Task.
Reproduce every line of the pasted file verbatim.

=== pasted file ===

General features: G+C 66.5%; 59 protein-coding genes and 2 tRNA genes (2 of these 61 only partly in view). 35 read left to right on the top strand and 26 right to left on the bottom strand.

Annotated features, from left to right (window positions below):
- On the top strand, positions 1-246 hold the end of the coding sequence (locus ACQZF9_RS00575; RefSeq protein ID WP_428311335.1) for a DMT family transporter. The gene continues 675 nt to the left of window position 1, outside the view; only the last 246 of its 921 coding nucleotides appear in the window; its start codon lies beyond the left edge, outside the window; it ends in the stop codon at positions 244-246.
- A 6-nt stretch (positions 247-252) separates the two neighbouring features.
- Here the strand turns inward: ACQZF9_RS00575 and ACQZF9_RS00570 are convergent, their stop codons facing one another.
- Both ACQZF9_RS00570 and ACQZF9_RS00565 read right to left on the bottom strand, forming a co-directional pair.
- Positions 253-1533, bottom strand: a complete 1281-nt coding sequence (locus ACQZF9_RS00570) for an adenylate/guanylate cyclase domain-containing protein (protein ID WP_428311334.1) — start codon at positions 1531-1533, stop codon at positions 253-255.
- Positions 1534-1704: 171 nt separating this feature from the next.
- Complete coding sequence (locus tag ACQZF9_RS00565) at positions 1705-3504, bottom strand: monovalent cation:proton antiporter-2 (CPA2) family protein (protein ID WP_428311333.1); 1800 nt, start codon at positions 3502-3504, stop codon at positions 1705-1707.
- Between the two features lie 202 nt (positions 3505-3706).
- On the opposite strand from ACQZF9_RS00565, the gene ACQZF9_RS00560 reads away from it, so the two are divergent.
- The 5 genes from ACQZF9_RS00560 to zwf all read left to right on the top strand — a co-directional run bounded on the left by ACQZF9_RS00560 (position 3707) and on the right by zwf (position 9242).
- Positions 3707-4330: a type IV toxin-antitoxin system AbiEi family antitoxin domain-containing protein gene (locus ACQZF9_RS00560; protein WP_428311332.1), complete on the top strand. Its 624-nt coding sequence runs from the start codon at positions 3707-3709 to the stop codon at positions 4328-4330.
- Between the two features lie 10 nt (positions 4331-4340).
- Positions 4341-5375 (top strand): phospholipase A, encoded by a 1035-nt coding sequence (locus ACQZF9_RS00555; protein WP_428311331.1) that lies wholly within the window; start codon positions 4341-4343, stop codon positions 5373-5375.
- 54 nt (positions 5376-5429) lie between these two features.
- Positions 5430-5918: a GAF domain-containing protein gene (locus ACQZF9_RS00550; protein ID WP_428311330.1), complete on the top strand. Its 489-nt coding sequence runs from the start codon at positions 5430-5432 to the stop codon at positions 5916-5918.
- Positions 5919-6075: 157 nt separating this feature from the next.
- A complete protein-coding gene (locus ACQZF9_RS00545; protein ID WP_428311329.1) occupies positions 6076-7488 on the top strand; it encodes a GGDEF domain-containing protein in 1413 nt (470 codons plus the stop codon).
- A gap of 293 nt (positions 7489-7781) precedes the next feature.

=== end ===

General features: G+C 66.5%; 59 protein-coding genes and 2 tRNA genes (2 of these 61 only partly in view). 35 read left to right on the top strand and 26 right to left on the bottom strand.

Annotated features, from left to right (window positions below):
- On the top strand, positions 1-246 hold the end of the coding sequence (locus ACQZF9_RS00575; RefSeq protein ID WP_428311335.1) for a DMT family transporter. The gene continues 675 nt to the left of window position 1, outside the view; only the last 246 of its 921 coding nucleotides appear in the window; its start codon lies beyond the left edge, outside the window; it ends in the stop codon at positions 244-246.
- A 6-nt stretch (positions 247-252) separates the two neighbouring features.
- Here the strand turns inward: ACQZF9_RS00575 and ACQZF9_RS00570 are convergent, their stop codons facing one another.
- Both ACQZF9_RS00570 and ACQZF9_RS00565 read right to left on the bottom strand, forming a co-directional pair.
- Positions 253-1533, bottom strand: a complete 1281-nt coding sequence (locus ACQZF9_RS00570) for an adenylate/guanylate cyclase domain-containing protein (protein ID WP_428311334.1) — start codon at positions 1531-1533, stop codon at positions 253-255.
- Positions 1534-1704: 171 nt separating this feature from the next.
- Complete coding sequence (locus tag ACQZF9_RS00565) at positions 1705-3504, bottom strand: monovalent cation:proton antiporter-2 (CPA2) family protein (protein ID WP_428311333.1); 1800 nt, start codon at positions 3502-3504, stop codon at positions 1705-1707.
- Between the two features lie 202 nt (positions 3505-3706).
- On the opposite strand from ACQZF9_RS00565, the gene ACQZF9_RS00560 reads away from it, so the two are divergent.
- The 5 genes from ACQZF9_RS00560 to zwf all read left to right on the top strand — a co-directional run bounded on the left by ACQZF9_RS00560 (position 3707) and on the right by zwf (position 9242).
- Positions 3707-4330: a type IV toxin-antitoxin system AbiEi family antitoxin domain-containing protein gene (locus ACQZF9_RS00560; protein WP_428311332.1), complete on the top strand. Its 624-nt coding sequence runs from the start codon at positions 3707-3709 to the stop codon at positions 4328-4330.
- Between the two features lie 10 nt (positions 4331-4340).
- Positions 4341-5375 (top strand): phospholipase A, encoded by a 1035-nt coding sequence (locus ACQZF9_RS00555; protein WP_428311331.1) that lies wholly within the window; start codon positions 4341-4343, stop codon positions 5373-5375.
- 54 nt (positions 5376-5429) lie between these two features.
- Positions 5430-5918: a GAF domain-containing protein gene (locus ACQZF9_RS00550; protein ID WP_428311330.1), complete on the top strand. Its 489-nt coding sequence runs from the start codon at positions 5430-5432 to the stop codon at positions 5916-5918.
- Positions 5919-6075: 157 nt separating this feature from the next.
- A complete protein-coding gene (locus ACQZF9_RS00545; protein ID WP_428311329.1) occupies positions 6076-7488 on the top strand; it encodes a GGDEF domain-containing protein in 1413 nt (470 codons plus the stop codon).
- A gap of 293 nt (positions 7489-7781) precedes the next feature.